-----------------------------------------------------------------------------
-- |
-- Module      :  Control.Monad.State.Strict
-- Copyright   :  (c) Andy Gill 2001,
--                (c) Oregon Graduate Institute of Science and Technology, 2001
-- License     :  BSD-style (see the file LICENSE)
--
-- Maintainer  :  libraries@haskell.org
-- Stability   :  experimental
-- Portability :  non-portable (multi-param classes, functional dependencies)
--
-- Strict state monads.
--
--      This module is inspired by the paper
--      /Functional Programming with Overloading and Higher-Order Polymorphism/,
--        Mark P Jones (<http://web.cecs.pdx.edu/~mpj/>)
--          Advanced School of Functional Programming, 1995.

-----------------------------------------------------------------------------

-- * MonadState class
modify,
modify',
gets,
-- * The State monad
State,
runState,
evalState,
execState,
mapState,
withState,
-- * The StateT monad transformer
StateT(StateT),
runStateT,
evalStateT,
execStateT,
mapStateT,
withStateT,
-- * Examples
-- \$examples
) where

(State, runState, evalState, execState, mapState, withState,
StateT(StateT), runStateT, evalStateT, execStateT, mapStateT, withStateT)

-- ---------------------------------------------------------------------------
-- \$examples
-- A function to increment a counter.  Taken from the paper
-- /Generalising Monads to Arrows/, John
-- Hughes (<http://www.math.chalmers.se/~rjmh/>), November 1998:
--
-- > tick :: State Int Int
-- > tick = do n <- get
-- >           put (n+1)
-- >           return n
--
-- Add one to the given number using the state monad:
--
-- > plusOne :: Int -> Int
-- > plusOne n = execState tick n
--
-- A contrived addition example. Works only with positive numbers:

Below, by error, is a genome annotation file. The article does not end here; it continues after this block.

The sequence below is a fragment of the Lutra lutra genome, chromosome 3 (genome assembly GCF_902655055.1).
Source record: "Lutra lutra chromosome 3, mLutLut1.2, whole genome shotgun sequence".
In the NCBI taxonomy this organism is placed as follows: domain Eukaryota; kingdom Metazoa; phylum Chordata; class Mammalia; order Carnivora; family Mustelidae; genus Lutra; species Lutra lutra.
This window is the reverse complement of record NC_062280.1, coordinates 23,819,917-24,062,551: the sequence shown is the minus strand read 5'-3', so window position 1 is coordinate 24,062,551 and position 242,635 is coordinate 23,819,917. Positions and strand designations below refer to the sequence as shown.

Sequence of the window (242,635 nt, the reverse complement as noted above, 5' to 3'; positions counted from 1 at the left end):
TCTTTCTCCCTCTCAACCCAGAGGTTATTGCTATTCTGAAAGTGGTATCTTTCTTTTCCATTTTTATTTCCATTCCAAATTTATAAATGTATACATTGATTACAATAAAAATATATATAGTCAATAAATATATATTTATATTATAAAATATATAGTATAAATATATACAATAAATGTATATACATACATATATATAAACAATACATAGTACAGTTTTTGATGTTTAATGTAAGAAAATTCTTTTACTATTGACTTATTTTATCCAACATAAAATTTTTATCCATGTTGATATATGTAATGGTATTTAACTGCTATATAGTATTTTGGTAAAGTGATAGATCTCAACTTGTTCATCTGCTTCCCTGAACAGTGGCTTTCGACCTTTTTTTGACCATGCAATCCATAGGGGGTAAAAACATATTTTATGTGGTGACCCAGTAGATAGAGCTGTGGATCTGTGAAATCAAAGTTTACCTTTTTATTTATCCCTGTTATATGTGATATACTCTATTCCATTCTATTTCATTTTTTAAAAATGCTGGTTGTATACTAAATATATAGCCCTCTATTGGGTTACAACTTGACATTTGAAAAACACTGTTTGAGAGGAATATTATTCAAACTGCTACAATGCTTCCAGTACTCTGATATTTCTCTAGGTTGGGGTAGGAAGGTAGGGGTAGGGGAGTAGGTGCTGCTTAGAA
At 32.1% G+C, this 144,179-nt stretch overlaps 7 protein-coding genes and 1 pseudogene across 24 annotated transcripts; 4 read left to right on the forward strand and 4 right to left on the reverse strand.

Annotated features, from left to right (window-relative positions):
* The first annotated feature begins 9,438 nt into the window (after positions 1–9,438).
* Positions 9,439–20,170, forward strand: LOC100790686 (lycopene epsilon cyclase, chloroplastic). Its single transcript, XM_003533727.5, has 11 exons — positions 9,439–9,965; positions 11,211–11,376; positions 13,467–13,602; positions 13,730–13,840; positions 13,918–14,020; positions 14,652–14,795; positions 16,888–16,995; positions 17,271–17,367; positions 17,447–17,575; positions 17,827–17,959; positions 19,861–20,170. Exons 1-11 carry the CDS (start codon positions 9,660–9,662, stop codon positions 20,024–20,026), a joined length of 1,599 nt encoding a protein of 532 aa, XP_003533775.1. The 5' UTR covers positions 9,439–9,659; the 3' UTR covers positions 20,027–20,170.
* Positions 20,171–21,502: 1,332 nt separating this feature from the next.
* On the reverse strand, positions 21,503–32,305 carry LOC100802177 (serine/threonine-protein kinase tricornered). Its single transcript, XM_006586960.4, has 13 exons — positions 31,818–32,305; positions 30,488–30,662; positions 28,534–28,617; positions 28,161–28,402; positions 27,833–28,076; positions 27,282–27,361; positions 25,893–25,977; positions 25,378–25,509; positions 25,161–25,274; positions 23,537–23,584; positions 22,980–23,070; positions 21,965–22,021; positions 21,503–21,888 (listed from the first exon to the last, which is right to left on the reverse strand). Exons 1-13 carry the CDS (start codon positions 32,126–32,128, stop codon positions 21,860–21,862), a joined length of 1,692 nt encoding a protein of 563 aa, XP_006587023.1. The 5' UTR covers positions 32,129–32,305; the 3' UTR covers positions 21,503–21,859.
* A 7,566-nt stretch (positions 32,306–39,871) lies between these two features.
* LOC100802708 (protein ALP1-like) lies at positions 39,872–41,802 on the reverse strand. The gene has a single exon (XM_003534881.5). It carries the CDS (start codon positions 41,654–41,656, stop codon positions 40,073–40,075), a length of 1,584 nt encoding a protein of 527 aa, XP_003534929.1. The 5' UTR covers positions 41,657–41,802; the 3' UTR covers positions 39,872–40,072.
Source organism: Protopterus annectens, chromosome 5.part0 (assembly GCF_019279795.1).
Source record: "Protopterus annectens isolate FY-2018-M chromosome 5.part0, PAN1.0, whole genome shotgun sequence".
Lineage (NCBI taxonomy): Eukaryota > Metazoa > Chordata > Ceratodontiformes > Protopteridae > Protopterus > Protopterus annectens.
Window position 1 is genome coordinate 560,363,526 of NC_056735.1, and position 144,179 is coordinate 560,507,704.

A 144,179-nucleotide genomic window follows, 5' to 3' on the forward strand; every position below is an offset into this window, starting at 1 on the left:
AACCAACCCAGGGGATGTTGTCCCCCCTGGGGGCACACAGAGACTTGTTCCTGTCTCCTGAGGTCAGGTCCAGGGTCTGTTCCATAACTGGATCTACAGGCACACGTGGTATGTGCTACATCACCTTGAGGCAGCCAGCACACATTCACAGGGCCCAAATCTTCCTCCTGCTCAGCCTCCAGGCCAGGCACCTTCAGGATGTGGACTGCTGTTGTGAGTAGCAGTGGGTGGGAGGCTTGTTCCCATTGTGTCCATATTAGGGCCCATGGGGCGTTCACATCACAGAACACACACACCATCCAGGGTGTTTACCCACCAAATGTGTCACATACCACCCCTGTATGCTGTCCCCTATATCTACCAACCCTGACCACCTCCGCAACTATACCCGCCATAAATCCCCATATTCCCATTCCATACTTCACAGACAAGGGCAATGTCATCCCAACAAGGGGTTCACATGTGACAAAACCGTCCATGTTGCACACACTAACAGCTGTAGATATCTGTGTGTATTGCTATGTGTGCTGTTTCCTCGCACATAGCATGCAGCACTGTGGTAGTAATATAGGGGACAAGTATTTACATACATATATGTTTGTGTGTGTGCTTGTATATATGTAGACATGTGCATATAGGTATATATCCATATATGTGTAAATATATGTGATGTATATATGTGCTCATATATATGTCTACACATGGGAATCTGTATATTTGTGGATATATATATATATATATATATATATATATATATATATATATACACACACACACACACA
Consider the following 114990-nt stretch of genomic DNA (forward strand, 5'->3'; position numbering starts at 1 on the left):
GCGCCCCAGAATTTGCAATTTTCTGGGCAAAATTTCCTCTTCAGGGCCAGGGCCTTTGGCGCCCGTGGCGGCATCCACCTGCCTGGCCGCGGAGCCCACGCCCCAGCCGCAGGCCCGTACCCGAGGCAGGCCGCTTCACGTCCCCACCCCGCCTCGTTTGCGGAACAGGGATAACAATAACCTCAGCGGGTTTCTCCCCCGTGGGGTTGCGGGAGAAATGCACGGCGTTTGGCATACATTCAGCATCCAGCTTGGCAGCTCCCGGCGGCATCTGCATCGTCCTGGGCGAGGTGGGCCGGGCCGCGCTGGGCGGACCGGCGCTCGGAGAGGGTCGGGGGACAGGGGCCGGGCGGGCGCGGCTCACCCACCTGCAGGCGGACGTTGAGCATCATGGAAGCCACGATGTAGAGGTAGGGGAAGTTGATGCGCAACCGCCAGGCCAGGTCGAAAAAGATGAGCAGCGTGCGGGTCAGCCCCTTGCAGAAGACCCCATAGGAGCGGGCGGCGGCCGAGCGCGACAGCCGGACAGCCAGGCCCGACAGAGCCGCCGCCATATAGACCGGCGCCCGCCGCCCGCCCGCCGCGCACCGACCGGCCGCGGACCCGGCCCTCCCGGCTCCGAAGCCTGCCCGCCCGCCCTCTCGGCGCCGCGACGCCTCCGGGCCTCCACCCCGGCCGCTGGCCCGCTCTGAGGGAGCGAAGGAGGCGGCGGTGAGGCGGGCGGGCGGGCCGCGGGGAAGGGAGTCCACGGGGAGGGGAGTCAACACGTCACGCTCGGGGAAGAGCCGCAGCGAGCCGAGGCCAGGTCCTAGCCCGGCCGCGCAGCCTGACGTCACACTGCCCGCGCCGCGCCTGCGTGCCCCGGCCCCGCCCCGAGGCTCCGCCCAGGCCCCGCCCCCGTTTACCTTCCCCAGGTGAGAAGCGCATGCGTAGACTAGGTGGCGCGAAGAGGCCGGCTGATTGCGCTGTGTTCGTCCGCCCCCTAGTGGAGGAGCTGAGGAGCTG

--
-- > plus :: Int -> Int -> Int
-- > plus n x = execState (sequence \$ replicate n tick) x
--
-- An example from /The Craft of Functional Programming/, Simon
-- Thompson (<http://www.cs.kent.ac.uk/people/staff/sjt/>),
-- Addison-Wesley 1999: \"Given an arbitrary tree, transform it to a
-- tree of integers in which the original elements are replaced by
-- natural numbers, starting from 0.  The same element has to be
-- replaced by the same number at every occurrence, and when we meet
-- an as-yet-unvisited element we have to find a \'new\' number to match
-- it with:\"
--
-- > data Tree a = Nil | Node a (Tree a) (Tree a) deriving (Show, Eq)
-- > type Table a = [a]
--
-- > numberTree :: Eq a => Tree a -> State (Table a) (Tree Int)
-- > numberTree Nil = return Nil
-- > numberTree (Node x t1 t2)
-- >        =  do num <- numberNode x
-- >              nt1 <- numberTree t1
-- >              nt2 <- numberTree t2
-- >              return (Node num nt1 nt2)
-- >     where
-- >     numberNode :: Eq a => a -> State (Table a) Int
-- >     numberNode x
-- >        = do table <- get
-- >             (newTable, newPos) <- return (nNode x table)
-- >             put newTable
-- >             return newPos
-- >     nNode::  (Eq a) => a -> Table a -> (Table a, Int)
-- >     nNode x table
-- >        = case (findIndexInList (== x) table) of
-- >          Nothing -> (table ++ [x], length table)
-- >          Just i  -> (table, i)
-- >     findIndexInList :: (a -> Bool) -> [a] -> Maybe Int
-- >     findIndexInList = findIndexInListHelp 0
-- >     findIndexInListHelp _ _ [] = Nothing
-- >     findIndexInListHelp count f (h:t)
-- >        = if (f h)
-- >          then Just count
-- >          else findIndexInListHelp (count+1) f t
--
-- numTree applies numberTree with an initial state:
--
-- > numTree :: (Eq a) => Tree a -> Tree Int
-- > numTree t = evalState (numberTree t) []
--
-- > testTree = Node "Zero" (Node "One" (Node "Two" Nil Nil) (Node "One" (Node "Zero" Nil Nil) Nil)) Nil
-- > numTree testTree => Node 0 (Node 1 (Node 2 Nil Nil) (Node 1 (Node 0 Nil Nil) Nil)) Nil
--
-- sumTree is a little helper function that does not use the State monad:
--
-- > sumTree :: (Num a) => Tree a -> a
-- > sumTree Nil = 0
-- > sumTree (Node e t1 t2) = e + (sumTree t1) + (sumTree t2)